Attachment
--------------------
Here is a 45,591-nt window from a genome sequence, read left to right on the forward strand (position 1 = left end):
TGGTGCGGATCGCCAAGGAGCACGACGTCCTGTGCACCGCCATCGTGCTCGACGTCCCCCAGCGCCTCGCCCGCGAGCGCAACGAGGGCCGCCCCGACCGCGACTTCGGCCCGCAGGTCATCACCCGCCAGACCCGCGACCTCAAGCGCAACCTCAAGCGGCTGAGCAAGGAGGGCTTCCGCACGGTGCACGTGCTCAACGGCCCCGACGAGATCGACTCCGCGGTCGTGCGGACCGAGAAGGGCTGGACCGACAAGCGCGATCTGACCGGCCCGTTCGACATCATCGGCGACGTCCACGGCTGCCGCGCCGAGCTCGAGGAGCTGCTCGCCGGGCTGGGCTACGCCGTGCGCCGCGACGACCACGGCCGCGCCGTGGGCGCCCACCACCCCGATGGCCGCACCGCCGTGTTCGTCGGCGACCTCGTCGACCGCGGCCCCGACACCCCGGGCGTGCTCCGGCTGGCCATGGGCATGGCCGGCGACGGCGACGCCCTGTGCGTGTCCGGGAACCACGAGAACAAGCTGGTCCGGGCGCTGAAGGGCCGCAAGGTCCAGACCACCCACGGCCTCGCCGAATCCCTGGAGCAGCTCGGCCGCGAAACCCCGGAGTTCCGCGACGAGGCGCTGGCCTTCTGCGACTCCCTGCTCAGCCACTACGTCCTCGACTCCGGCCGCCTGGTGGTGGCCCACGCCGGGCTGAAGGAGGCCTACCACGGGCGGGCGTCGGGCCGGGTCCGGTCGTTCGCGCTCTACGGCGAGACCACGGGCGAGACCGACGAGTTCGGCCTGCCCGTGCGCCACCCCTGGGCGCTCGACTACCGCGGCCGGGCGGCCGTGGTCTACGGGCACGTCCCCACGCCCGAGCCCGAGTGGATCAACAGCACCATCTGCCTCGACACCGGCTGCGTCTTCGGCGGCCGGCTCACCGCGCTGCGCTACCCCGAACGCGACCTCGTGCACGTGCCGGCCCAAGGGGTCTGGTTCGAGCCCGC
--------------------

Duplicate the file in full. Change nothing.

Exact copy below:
Here is a 45,591-nt window from a genome sequence, read left to right on the forward strand (position 1 = left end):
TGGTGCGGATCGCCAAGGAGCACGACGTCCTGTGCACCGCCATCGTGCTCGACGTCCCCCAGCGCCTCGCCCGCGAGCGCAACGAGGGCCGCCCCGACCGCGACTTCGGCCCGCAGGTCATCACCCGCCAGACCCGCGACCTCAAGCGCAACCTCAAGCGGCTGAGCAAGGAGGGCTTCCGCACGGTGCACGTGCTCAACGGCCCCGACGAGATCGACTCCGCGGTCGTGCGGACCGAGAAGGGCTGGACCGACAAGCGCGATCTGACCGGCCCGTTCGACATCATCGGCGACGTCCACGGCTGCCGCGCCGAGCTCGAGGAGCTGCTCGCCGGGCTGGGCTACGCCGTGCGCCGCGACGACCACGGCCGCGCCGTGGGCGCCCACCACCCCGATGGCCGCACCGCCGTGTTCGTCGGCGACCTCGTCGACCGCGGCCCCGACACCCCGGGCGTGCTCCGGCTGGCCATGGGCATGGCCGGCGACGGCGACGCCCTGTGCGTGTCCGGGAACCACGAGAACAAGCTGGTCCGGGCGCTGAAGGGCCGCAAGGTCCAGACCACCCACGGCCTCGCCGAATCCCTGGAGCAGCTCGGCCGCGAAACCCCGGAGTTCCGCGACGAGGCGCTGGCCTTCTGCGACTCCCTGCTCAGCCACTACGTCCTCGACTCCGGCCGCCTGGTGGTGGCCCACGCCGGGCTGAAGGAGGCCTACCACGGGCGGGCGTCGGGCCGGGTCCGGTCGTTCGCGCTCTACGGCGAGACCACGGGCGAGACCGACGAGTTCGGCCTGCCCGTGCGCCACCCCTGGGCGCTCGACTACCGCGGCCGGGCGGCCGTGGTCTACGGGCACGTCCCCACGCCCGAGCCCGAGTGGATCAACAGCACCATCTGCCTCGACACCGGCTGCGTCTTCGGCGGCCGGCTCACCGCGCTGCGCTACCCCGAACGCGACCTCGTGCACGTGCCGGCCCAAGGGGTCTGGTTCGAGCCCGC